It’s 1974 and a major milestone occurs in six-year old John Hughes’s life â€” he gets his weekly allowance, one dollar, for the first time.
That first dollar was precious. It could have been spent on four(!) comic books or some candy or a cheap toy. Instead, young John held on to that dollar until the next time his mother went to Clarkin’s Department Store in Elyria, Ohio. Because that’s where little Johnny knew they sold 45 RPM records for 99Â¢ each. That weekend, John’s mother drove him to Clarkin’s, where John found that record he wanted so badly, the one he heard on the radio over and over, the one that he finally had enough money to buy.
Only to discover the concept of “sales tax.” The sales clerk rang up the 45 up and said, “That’s $1.04, please.”
I remember that moment as if it just happened. I stood, frozen, not sure what to do since my mother was in the clothing department â€” she might as well of been miles away. My eyes must have welled up with tears, because the cashier almost immediately realized I didn’t have anything other than that dollar and said, “Oh, that’s okay, honey. Don’t worry about the other five cents,” and handed me a bag with my precious new purchase tucked inside â€” “Save the Last Dance for Me,” by the DeFranco Family featuring Tony DeFranco.
A remake of the Drifters’ 1960 number one, “Save the Last Dance for Me” was the third Top 40 hit for 14-year old Tony and his siblings. They had burst into the top 5 the year prior with “Heartbeat, It’s a Lovebeat,” a song that tried to out-Partridge the Partridge Family and mopped up the floor with the Brady Kids. “Heartbeat” put the DeFrancos next to the Osmonds in every issue of Tiger Beat that year and on every AM hits station nationwide. The Ontario, Canada, teens followed that up with “Abra-Ca-Dabra” that same year, scraping the lower reaches of the Top 40.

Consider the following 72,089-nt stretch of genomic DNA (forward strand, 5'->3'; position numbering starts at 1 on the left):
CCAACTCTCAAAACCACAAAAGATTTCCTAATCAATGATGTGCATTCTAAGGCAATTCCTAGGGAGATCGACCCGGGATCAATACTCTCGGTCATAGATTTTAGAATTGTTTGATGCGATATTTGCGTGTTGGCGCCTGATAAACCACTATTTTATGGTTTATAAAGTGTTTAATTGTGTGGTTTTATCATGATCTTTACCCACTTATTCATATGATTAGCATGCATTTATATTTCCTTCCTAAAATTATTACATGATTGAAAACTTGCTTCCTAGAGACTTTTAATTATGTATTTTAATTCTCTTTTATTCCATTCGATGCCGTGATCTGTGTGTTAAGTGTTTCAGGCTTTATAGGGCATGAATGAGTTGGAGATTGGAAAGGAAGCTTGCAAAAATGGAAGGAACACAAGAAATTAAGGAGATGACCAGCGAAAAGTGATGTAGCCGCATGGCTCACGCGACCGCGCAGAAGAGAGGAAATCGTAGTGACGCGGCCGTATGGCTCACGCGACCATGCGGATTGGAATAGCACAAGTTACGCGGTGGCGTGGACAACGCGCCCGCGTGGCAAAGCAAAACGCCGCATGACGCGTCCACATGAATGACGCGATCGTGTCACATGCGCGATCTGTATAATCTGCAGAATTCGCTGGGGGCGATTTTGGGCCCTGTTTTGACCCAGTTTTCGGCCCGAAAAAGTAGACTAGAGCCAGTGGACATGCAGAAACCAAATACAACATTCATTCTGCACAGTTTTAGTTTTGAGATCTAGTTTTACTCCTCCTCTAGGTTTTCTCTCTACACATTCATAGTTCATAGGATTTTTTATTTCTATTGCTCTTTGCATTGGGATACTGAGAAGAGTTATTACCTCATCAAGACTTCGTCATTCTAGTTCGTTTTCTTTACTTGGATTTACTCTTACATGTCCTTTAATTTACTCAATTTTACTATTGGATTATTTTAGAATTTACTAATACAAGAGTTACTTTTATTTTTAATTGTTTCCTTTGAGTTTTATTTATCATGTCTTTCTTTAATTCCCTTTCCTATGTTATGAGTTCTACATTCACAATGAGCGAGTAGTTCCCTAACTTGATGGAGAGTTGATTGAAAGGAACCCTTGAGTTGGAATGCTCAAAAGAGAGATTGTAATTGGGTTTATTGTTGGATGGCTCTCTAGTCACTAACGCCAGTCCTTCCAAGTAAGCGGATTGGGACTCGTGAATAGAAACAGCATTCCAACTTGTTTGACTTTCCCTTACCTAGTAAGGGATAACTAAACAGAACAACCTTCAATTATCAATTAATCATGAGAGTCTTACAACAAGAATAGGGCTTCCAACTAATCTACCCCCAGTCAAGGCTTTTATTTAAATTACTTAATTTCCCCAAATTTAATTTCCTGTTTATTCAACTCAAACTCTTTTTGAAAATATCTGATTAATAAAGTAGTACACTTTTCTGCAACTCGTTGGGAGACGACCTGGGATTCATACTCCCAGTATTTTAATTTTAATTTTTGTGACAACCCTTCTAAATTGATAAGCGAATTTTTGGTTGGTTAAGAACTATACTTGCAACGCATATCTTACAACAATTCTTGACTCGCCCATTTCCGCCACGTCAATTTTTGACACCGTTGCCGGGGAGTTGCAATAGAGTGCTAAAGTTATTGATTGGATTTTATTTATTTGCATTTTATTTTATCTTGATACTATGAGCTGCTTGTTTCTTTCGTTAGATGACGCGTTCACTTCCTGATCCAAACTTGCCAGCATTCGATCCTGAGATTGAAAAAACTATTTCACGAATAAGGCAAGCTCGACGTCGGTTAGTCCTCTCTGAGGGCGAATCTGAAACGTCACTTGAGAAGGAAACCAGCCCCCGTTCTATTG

But those songs couldn’t hold a candle to “Last Dance,” a song that I strangely took a liking to. Not only was it my very first record purchase, a record of my very own instead of one of my parents’ Beatles or Elvis platters, it was a record I played over and over and over again, watching the 20th Century Records logo spin and spin. Many moves and many, many years later, that record was lost to me, but I happened to find copies of both DeFranco Family LPs a few weeks ago and snatched them up instantly.
It was the best $4.32 (with sales tax this time!) I’ve spent in quite some time.
Here’s the DeFranco Family performing a quick snippet of “Heartbeat, It’s a Lovebeat” on Jack Benny’s final TV special in 1973.
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“Heartbeat, It’s a Lovebeat” peaked at #3 on the Billboard Pop Singles Chart in 1973.
â€œAbra-Ca-Dabra” peaked at #32 on the same chart that same year.
â€œSave the Last Dance for Me” peaked at #18 on the Pop Singles Chart in 1974.